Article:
Let’s step back from energy today and reflect more broadly on the goal of becoming more informed and better investors.
I have two stories that’ll help us do that.
Grinding Your Teeth
Last Wednesday I found myself in the dentist chair before 8 am.
You don’t really get to partake in the conversation with the hygienist’s hand in your mouth, so you just have to listen to her smalltalk.
With this particular self-centered oversharer, Nancy, it usually focuses on her twenty-something son (whom she talks about like he’s in elementary school) and her investments.
I already know she has a few alpacas and two condos. She told me the first time I had her – five years ago – and she’s told me every six months since. (Yes, you should conclude she tells every patient this every time for the psychological reason that it makes her feel better about herself.)
Though I’d normally yawn at her chatter if it weren’t for the suction tube in my mouth, I actually took note of this cleaning’s musings.
Being near tax time, Nancy had recently totaled all the expenditures and income from her mini-llamas and beach properties. Her synopsis went something like this:
The alpaca farm did a little bit better than break even. But the condos have been really tough the past few years. I usually rent them for at least 320 days per year. Last year was around 280. The one in Panama City lost money but I think the one in Myrtle Beach should offset it. And I get the tax write-off so…
I was glad I couldn’t add my two cents at this point.
Her monologue went on to discuss the Panama City property and how her and her brother bought it before the rest of complex was finished. There was to be three more condominiums complete with restaurants and attractions.
The developer has since gone bankrupt and the rest of the project will not be completed. Nancy’s condo is worth $75,000 less than she paid for it. As are most of the condos in that city:
By the time I was able to chime in she was talking about her son and how he’s in the market for a house.
I told her I had recently bought a house in the area, and that I wished I was currently renting. With the down payment, closing costs, taxes, maintenance and improvement, and still-falling home values, I’d feel more secure and financially nimble if I were only tied to a lease.
Nancy countered that the tax breaks (I assume she was referring to homeowner credits and interest write-off) would help him out though. Just like they’re helping her real estate ventures.
I rinsed and spat and left.
I was at the dentist so early because I had to be back home in time to supervise some concrete work being done at my house – a new sidewalk to replace the old, cracked-up one.
The work was bid out to several contractors, but I eventually went with Mike, a 31-year-old who had done some foundation work for me in the past.
He’s got a beat-up ’95 F-150 that has as much rust as paint and runs as much as it doesn’t. It doesn’t have cupholders so he uses the center of a duct tape roll.
He’s a really nice guy, works hard, does a good job, and makes sure you’re happy. I help him with the two-man jobs to keep costs down and he takes into account all my concerns and answers all my questions.
Nevertheless, he’s in a position where he needs a down payment to buy materials to get started.
“Materials and fuel keep going up and up,” he said. “And the price of work keeps going down. There’s so many people willing to work, everyone has to bid lower and lower. Everything’s moving in the wrong direction.”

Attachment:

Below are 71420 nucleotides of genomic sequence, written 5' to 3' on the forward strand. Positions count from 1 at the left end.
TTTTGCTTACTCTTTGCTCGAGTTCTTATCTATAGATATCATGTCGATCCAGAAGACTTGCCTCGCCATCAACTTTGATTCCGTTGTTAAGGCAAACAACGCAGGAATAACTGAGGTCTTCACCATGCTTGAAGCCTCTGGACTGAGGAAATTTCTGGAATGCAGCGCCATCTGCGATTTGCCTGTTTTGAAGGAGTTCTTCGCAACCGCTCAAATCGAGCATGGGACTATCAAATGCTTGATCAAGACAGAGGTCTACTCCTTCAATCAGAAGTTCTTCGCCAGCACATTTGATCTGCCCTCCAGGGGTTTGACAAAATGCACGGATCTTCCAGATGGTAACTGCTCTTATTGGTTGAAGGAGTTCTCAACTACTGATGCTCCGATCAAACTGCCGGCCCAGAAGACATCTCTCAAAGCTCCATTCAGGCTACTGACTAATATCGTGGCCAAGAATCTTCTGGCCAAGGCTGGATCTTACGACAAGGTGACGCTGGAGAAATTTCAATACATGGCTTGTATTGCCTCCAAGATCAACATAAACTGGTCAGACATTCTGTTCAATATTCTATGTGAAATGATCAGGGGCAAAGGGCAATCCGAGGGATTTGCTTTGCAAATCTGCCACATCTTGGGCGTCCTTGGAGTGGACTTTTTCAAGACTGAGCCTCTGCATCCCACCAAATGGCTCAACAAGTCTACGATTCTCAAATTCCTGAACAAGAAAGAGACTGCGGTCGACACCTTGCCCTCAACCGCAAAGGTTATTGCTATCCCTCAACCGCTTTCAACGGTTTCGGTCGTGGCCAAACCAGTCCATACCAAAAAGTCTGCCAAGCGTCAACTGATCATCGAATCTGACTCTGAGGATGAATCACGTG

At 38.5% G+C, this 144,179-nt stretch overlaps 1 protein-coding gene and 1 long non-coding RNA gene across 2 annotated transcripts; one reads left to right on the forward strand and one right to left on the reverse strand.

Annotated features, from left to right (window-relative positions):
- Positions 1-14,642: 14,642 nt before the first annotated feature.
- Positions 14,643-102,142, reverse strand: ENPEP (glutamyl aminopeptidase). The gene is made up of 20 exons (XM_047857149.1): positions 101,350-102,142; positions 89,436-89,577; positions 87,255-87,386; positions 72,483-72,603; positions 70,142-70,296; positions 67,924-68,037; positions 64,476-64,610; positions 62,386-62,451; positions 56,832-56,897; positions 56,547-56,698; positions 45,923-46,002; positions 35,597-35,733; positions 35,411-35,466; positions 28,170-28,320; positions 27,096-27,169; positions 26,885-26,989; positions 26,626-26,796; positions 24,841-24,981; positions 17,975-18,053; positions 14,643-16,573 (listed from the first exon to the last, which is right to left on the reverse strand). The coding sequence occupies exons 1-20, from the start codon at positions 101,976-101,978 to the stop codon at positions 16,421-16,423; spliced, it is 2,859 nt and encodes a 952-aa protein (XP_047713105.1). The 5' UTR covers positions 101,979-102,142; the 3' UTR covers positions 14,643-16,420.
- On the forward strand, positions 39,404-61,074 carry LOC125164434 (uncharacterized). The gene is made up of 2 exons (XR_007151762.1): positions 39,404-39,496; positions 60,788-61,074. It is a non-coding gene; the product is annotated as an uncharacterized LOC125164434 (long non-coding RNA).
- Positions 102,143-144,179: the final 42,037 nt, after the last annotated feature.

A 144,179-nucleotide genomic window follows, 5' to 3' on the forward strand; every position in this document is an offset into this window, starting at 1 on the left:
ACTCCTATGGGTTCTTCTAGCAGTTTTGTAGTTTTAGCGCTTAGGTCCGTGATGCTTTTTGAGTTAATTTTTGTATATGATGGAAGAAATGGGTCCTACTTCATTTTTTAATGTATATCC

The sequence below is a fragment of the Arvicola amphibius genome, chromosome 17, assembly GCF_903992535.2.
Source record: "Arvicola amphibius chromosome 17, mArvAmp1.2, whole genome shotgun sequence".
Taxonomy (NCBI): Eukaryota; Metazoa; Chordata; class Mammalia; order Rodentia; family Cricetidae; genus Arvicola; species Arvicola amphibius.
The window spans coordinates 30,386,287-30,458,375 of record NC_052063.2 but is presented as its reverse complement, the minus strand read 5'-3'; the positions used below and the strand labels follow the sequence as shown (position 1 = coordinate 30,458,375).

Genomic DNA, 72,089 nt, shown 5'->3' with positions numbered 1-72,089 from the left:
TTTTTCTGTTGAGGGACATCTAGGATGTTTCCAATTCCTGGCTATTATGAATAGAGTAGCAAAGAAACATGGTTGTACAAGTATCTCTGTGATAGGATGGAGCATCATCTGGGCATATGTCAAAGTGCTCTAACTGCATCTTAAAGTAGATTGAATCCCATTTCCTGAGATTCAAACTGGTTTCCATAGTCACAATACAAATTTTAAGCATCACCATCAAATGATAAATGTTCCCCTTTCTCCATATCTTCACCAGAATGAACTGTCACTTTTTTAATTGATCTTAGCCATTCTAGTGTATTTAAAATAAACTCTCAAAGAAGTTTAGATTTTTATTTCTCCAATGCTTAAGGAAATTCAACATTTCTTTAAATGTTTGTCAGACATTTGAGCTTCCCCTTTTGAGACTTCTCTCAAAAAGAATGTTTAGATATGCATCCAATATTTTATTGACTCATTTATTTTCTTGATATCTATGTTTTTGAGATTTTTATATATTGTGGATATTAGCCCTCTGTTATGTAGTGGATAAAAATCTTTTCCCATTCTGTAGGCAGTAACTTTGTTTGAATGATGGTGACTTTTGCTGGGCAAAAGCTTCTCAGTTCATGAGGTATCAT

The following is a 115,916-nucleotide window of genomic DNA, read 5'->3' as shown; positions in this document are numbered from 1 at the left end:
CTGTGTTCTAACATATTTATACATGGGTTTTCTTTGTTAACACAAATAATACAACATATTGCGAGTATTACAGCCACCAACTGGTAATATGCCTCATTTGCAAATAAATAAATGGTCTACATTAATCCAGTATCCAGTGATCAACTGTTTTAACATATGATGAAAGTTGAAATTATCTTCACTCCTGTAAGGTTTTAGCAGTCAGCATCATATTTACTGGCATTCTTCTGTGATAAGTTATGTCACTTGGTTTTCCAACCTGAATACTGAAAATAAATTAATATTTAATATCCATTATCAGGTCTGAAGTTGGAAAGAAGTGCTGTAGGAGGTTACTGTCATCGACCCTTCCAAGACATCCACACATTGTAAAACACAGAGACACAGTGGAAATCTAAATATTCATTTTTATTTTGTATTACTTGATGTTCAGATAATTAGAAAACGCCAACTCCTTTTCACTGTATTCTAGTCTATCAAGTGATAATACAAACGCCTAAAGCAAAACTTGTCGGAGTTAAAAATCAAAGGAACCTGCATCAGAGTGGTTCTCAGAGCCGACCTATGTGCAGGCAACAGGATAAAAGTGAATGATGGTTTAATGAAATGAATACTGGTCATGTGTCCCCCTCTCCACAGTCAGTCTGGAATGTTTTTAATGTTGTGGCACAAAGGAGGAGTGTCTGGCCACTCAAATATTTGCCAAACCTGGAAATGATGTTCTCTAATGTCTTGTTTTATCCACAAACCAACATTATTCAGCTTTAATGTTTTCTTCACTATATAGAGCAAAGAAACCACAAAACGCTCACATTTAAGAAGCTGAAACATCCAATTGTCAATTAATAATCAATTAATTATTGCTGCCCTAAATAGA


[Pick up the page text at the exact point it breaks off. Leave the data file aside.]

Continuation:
I had some company coming in to town from New York Thursday evening – four close college friends – so I told him we’d have to start a bit later on Friday and Saturday.
Mike was there when they pulled up in a BMW 3 Series sedan, and asked what our plans were for the weekend.
We told him we had gotten a room in the Hyatt, and were going to spend a long weekend in the Harbor, eating, drinking, and being merry.
“Man,” he said, “Must be nice.” “You guys are four years younger than I am. What kinda work y’all do?”
There were two junior ad execs from Manhattan agencies, a Goldman derivatives trader, a finance attorney and me.
“Where the hell do you find those jobs in the paper?,” Mike asked half jokingly and half sarcastically.
All on You
If you want things to be better – finances, investments, careers, relationships – you have to make them that way.
As Dr. Seuss said in his infinite wisdom: Unless someone like you cares a whole awful lot, nothing is going to get better. It’s not.
Everything from how much you make to how well your investments do to the mileage your car gets is up to you.
There are a million quotes and clichés about this topic because it’s true. If you want something to be different, change it.
Research everything. Read more. Compare prices. Keep receipts.
Don’t rely on government – or anyone, for that matter – but instead use them as tools. Seek advice and counsel from those who know more, but interpret it your own way and apply it to your situation.
I and my fellow editors strive to help you do that in many different ways. We don’t simply pick winning stocks, though that’s a big part of it.
But we offer many of the tools you need to be a better investor and increase your wealth. In Energy & Capital, Wealth Daily and Wealth Wire, we cover every aspect of the market from an outside perspective.
(We certainly would’ve advised against condos in Panama City at the top of the market.)
We’ll provide plenty of insight on everything from metals and miners to dividends and desalination.
But what you do with that information – like everything else – is up to you.
Call it like you see it,
Read On: Much of the advice we deliver is contrarian – like buying uranium in the face of Japan’s nuclear disaster. But you can’t make good money following herd mentality. To check out why we’re bullish on energy metals, check out our new primer.